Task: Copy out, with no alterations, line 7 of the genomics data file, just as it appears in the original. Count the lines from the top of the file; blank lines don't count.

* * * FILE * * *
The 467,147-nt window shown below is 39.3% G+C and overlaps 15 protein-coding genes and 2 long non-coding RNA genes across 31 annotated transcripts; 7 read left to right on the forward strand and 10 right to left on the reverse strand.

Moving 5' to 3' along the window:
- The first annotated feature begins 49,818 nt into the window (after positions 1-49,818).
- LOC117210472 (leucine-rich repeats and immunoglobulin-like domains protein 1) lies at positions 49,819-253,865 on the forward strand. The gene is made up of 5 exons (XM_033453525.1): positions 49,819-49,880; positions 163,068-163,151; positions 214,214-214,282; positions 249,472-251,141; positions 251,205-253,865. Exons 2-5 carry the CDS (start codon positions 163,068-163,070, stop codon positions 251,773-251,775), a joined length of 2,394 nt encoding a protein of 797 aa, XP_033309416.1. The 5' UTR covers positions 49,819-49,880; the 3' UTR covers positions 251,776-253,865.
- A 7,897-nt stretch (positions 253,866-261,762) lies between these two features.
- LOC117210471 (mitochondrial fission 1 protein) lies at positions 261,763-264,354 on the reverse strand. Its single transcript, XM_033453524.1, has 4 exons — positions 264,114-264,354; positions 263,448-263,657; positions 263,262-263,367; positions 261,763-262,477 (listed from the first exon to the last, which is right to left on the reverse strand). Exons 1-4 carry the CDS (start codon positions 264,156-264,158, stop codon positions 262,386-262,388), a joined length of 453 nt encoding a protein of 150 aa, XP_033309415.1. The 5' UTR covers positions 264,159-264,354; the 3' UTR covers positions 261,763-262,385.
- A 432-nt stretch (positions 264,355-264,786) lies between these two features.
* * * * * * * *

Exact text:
- A 432-nt stretch (positions 264,355-264,786) lies between these two features.